Building Confidence in the Water
I made a decision when my kids started to show interest in surfing to make confidence in the water the goal. The idea is that if they feel confident in the water the surfing will come, but if they don’t and have a bad experience our surfing journey won’t last too long.
(Photo – Kai Sotto)
So, we started a building process.
It sounds strange, but 10 years ago, I had to opportunity to start training Dutch Shepards. Here in Nosara there’s an incredible tactical K-9 school. Military and police fly in from all over to train. The facility is top-level and I spent a few years learning to train working dogs.
There’s a process in training working dogs of building confidence slowly. The first time a dog is exposed to a human threat, the dog wins whenever she shows the smallest amount of aggression. The bad guy runs away. This process repeats and the dog learns that showing aggression removes the threat and she becomes more confident the next time. The process continues until dogs are attacking through fire, up ladders and across lakes. They never learn to lose, so they believe they can do anything.
This process also works for us.
The trick with applying it to ocean is finding the balance between confidence and respect. The ocean is the ultimate equalizer. She doesn’t care how old you are, how much money you make or if you’re a good person.
My focus with preparing my monsters to surf has been trying to find the confidence/respect balance. Confidence comes first in benign conditions. Then the build starts with bigger, more challenging conditions and lots of hand-holding. The hand-holding is dropped for proximity, followed by more freedom in the water.
This has been the process, one of the most fun I’ve been a part of, for the last 6 months. It working. It’s all about confidence in the beginning, but then you have to learn respect. My daughter had started paddling for waves already breaking, going over the falls and laughing about it, trying to paddle out in surf she couldn’t handle and then getting mad at me about holding her back. All passion and love without much respect.
How do you teach respect without instilling fear? I thought about this for a while and decided to take her out on a day last week with a building swell – 3ft. at 18secs with long intervals. We went out just the two of us, so I could focus on her, and the goal was to get caught inside – she didn’t know this was the goal. I’d be right by her, and let her deal with it on her own. She’s a great swimmer and I’d have fins on, so there wouldn’t be much risk.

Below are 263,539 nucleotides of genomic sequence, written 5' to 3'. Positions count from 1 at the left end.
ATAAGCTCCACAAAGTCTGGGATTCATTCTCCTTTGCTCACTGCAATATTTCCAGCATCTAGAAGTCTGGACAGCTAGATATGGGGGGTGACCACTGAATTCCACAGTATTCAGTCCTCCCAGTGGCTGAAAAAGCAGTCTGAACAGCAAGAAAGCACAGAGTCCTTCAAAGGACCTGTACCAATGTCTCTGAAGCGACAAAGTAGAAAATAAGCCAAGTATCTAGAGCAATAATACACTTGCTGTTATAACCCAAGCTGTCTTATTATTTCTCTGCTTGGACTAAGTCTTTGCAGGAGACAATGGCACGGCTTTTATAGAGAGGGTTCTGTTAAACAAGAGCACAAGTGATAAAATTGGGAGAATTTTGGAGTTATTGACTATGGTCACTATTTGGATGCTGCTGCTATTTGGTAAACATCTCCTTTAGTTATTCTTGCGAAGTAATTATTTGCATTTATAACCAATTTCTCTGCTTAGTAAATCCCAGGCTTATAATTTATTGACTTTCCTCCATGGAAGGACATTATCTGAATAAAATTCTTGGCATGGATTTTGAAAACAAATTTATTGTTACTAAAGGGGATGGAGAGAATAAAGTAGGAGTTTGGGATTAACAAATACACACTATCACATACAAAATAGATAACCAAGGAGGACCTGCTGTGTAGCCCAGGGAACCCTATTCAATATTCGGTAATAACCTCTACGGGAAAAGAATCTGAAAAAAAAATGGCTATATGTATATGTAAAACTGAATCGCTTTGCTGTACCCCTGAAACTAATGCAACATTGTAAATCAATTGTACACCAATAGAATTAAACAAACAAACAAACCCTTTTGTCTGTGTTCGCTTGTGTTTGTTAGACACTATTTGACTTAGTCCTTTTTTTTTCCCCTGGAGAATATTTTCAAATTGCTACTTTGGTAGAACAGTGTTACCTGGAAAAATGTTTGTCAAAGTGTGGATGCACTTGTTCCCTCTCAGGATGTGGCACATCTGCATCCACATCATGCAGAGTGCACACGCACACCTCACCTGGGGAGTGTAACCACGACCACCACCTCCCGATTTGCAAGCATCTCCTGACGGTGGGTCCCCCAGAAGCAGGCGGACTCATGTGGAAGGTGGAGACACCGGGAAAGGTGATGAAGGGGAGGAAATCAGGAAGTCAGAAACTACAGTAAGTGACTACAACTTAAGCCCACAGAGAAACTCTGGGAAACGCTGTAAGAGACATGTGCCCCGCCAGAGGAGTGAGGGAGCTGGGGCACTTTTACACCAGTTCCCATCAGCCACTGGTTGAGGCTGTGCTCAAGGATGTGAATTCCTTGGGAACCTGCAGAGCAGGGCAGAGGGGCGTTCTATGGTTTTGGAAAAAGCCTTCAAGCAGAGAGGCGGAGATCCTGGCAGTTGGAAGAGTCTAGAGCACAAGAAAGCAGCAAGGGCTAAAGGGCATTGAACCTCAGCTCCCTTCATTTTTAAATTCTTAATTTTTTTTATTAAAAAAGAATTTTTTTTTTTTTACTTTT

It worked. We paddled out and she picked off the two biggest waves she’d ever caught. Head-high on me, so massive on her. She’s not a great surfer, her surf skills are way behind her water skills right now, so she was just holding on for dear life on the waves – grinning ear-to-ear.
After her second wave, I body surfed the one behind her so we were back together, and a good size set came through. Solid 6-7 foot faces. We got drilled. She was ditching her board and doing great for the first three. The fourth landed right in front of us and the water was already all churned up and we got thrown around a bit. When she popped up she looked at me and asked to go in. It’s the first time she’s ever asked to go in. We dove under the next two, holding hands at this point, and then caught one to the beach.
Respect learned. She never got scared, and now she understands what I mean when I say it’s a bit heavy today. You just have to feel that power once and you know. I felt it first in Playa Hermosa in 1996. I remember the wave and I bet she will too.
Pulling this back to paddle surfing, and how the idea for this journal came to be – the question most asked by guests is what can I do to prepare for a week paddle surfing in Costa Rica. The answer, which I just learned last week, is whatever you can do to be comfortable in the water. Surfing is the easy part if you feel at ease.
Here are a few things I did to feel comfortable pushing my Florida comfort zone when I moved to Costa Rica –
- I learned how long I could really hold my breath. Not on the couch, but how long I could hold my breathe after sprinting 50m and blowing out all my air. My number was 19 seconds. After that test I knew that no matter how bad things got I had 19 seconds. Now if I wipe out in bigger surf I just start counting. I rarely get past 9.
- Start open ocean swimming. I don’t think you should surf in conditions you don’t feel comfortable swimming in. We don’t feel comfortable swimming in the open ocean because we don’t to it much.
- Learn to breathe deeply. Mark Healy says the biggest thing is exhaling all your air before a big breath.
- Learn to slow down your heart rate. I think “Slow – It – Down” with each beat and after a few my HR will come down quickly.
You do all these things so you don’t have to worry – not because you need them. By knowing how long you can really hold your breathe, how to get oxygen and how to slow your heart rate you can surf without worrying.
And that let’s you put the focus where it should be – on having fun!